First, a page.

The Hangzhou Declaration: Heralding the next era of human development
17 May in Hangzhou (China) – Calling for a new approach toward sustainable development, the « Hangzhou Declaration » advocates for placing culture at the heart of public policy. The Declaration urges governments, civil society and the private sector to harness the power of culture in addressing the world’s most pressing developmental challenges, such as environmental sustainability, poverty, and social inclusion.
« Culture is precisely what enables sustainability – as a source of strength, of values and social cohesion, self esteem and participation. Culture is our most powerful force for creativity and renewal. » stated the Director General, Irina Bokova.
Released at the end of the Hangzhou International Congress, the Declaration is the product of intensive discussions led by over 100 of the world’s most cutting-edge leaders in the field of culture and development, who joined forces to prove the inextricable link between culture, sustainable development and lasting peace. The Congress is the largest and most high-profile global event in 15 years dedicated to culture and development. Following the Declaration’s adoption, the National Commission of China to UNESCO, the municipality of Hangzhou and the Vice minister for education of China, signed a joint statement to implement its recommendations together.
Building on UNESCO’s longstanding advocacy to demonstrate the link between culture and development, the Declaration brings together a decade of evidence and initiatives to showcase culture’s indispensable role for sustainability. Culture is at the vanguard of social and economic development in an increasing number of countries. Yet culture is still not fully integrated into sustainable development strategies worldwide. The Hangzhou Declaration urges that public policies need to reflect and scale up the variety of initiatives led at the local and national level. Because of culture’s cross-cutting role across a variety of fields, the Declaration exhorts stakeholders in the cultural sector and beyond – such as education, heath, and urban planning – to integrate culture in strategies for social growth and development.
Cultural and creative industries, such as tourism or heritage, and cultural infrastructure, such as museums and public theaters, are engines for social dialogue and cohesion, as well as jobs and revenues, especially in developing countries, thereby fighting poverty, unemployment and violence. The Declaration suggests that the creative economy, fueled by the power of new technologies, may be the next new economy, following the agrarian, industrial, and service economies.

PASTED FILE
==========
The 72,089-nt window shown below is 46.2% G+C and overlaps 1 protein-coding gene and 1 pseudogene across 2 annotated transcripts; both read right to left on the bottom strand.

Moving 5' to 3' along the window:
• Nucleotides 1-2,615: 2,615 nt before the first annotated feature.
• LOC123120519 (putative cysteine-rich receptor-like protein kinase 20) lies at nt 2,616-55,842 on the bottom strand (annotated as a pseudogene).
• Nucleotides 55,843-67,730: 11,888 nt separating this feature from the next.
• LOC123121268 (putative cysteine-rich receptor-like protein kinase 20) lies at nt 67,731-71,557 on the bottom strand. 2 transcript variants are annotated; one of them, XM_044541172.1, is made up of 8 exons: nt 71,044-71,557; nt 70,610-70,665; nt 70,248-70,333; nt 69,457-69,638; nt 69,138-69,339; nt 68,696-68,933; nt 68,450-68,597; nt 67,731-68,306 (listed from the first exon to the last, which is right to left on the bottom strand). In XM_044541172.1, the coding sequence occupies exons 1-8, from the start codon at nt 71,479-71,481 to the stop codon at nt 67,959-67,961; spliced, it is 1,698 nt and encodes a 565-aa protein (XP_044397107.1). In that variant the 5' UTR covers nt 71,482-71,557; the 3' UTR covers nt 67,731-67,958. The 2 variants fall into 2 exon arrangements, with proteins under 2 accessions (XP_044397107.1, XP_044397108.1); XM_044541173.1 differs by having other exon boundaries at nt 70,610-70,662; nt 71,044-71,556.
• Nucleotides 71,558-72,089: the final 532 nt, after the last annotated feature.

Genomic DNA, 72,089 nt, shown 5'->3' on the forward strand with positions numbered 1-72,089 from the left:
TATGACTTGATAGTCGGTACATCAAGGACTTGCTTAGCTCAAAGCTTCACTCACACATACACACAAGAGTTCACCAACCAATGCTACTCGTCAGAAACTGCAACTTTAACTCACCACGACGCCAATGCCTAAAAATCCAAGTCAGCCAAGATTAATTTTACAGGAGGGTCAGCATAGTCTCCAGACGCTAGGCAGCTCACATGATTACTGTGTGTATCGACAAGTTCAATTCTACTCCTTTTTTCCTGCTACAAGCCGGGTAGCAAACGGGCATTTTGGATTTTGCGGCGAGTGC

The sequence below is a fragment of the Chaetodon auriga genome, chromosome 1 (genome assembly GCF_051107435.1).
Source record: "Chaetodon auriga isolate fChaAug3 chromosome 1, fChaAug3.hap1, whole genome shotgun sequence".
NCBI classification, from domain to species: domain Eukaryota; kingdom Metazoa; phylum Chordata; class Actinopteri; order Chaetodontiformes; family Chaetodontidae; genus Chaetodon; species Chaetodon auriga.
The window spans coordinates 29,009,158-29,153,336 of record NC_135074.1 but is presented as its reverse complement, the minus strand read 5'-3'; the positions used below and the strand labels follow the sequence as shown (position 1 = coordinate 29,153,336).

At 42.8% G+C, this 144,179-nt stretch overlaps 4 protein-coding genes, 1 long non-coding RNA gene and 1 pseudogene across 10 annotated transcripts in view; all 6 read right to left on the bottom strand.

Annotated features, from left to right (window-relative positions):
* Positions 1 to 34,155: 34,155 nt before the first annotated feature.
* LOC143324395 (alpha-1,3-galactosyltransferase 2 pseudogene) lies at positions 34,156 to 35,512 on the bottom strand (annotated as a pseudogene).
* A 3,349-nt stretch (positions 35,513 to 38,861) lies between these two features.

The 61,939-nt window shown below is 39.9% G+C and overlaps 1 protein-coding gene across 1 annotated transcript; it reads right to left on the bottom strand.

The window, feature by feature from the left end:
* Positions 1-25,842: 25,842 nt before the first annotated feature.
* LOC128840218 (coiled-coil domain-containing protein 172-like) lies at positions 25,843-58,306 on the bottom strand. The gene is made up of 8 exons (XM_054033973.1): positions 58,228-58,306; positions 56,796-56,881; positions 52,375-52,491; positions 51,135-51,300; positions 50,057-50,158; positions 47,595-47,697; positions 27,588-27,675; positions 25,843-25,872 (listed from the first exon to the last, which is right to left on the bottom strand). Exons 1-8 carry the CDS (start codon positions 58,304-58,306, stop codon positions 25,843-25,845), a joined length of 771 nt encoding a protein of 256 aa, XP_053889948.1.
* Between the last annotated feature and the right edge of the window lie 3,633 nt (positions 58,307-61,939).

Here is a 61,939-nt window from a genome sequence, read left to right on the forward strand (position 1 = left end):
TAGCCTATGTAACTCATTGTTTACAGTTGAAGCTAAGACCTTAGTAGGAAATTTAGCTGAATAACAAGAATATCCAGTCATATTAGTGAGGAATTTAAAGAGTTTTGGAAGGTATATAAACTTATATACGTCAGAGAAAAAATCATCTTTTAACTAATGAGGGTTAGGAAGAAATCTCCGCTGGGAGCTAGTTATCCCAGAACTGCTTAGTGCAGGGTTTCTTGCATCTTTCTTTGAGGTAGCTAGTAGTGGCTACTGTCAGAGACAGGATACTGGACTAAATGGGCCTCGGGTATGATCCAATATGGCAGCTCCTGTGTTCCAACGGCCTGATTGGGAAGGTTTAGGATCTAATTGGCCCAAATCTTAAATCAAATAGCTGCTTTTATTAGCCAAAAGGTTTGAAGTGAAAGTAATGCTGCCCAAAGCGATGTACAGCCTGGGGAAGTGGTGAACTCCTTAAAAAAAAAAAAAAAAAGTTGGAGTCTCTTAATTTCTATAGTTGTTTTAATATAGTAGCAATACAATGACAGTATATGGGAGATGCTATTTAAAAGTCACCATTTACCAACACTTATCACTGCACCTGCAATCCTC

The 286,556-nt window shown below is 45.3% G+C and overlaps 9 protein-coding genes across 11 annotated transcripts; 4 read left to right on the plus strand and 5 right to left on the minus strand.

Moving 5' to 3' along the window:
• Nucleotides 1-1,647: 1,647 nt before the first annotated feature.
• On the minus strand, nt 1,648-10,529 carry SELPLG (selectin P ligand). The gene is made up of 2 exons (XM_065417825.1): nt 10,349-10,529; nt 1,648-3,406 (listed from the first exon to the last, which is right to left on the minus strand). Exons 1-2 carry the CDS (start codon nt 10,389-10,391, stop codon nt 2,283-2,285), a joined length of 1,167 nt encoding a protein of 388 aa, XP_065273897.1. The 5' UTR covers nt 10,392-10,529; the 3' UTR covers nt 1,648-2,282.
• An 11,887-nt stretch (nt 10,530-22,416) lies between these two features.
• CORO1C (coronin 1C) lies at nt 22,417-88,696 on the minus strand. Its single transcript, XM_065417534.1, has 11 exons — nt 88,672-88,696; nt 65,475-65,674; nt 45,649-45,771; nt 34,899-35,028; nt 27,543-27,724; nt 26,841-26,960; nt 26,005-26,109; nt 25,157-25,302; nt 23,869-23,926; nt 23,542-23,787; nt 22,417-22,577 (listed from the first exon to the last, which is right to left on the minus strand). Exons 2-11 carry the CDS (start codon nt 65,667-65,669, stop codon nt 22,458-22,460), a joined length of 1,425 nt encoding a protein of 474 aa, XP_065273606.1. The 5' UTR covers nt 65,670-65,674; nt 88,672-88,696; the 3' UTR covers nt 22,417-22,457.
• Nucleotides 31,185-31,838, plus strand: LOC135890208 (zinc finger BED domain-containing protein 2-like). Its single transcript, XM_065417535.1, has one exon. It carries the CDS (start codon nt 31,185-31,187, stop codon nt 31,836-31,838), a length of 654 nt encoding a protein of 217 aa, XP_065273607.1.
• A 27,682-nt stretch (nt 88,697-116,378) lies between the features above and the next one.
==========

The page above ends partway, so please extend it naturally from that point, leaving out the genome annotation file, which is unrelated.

The Hangzhou Declaration is a key step in UNESCO’s advocacy to integrate culture into sustainable development strategies, as the international community shapes a new global agenda for sustainable development after 2015. Its recommendations include:
· Integrate culture within all developement policies and programmes, as equal measure with human rights, equality and sustainability
· Mobilize culture and mutual understanding to foster peace and reconciliation
· Ensure cultural rights for all to promote inclusive social development
· Leverage culture for poverty reduction and inclusive economic development
· Build on culture to promote environmental sustainability
· Use culture to strenghten resilience to disaters and combat climate change through mitigation and adaptation
· Value, safeguard and transmit culture to future generations
· Harness culture as a ressource for achieving sustainable urban development and management
· Capitalize on culture to foster innovative and sustainable models of cooperation
The Hangzhou Declaration is expected to play a crucial role in pushing for the full integration of culture into development goals, after 2015. It concludes: “We believe the integration of culture into development policies will set the stage for a new era of global development. We therefore recommend that a specific goal on culture be included as part of the UN Post-2015 development agenda”.
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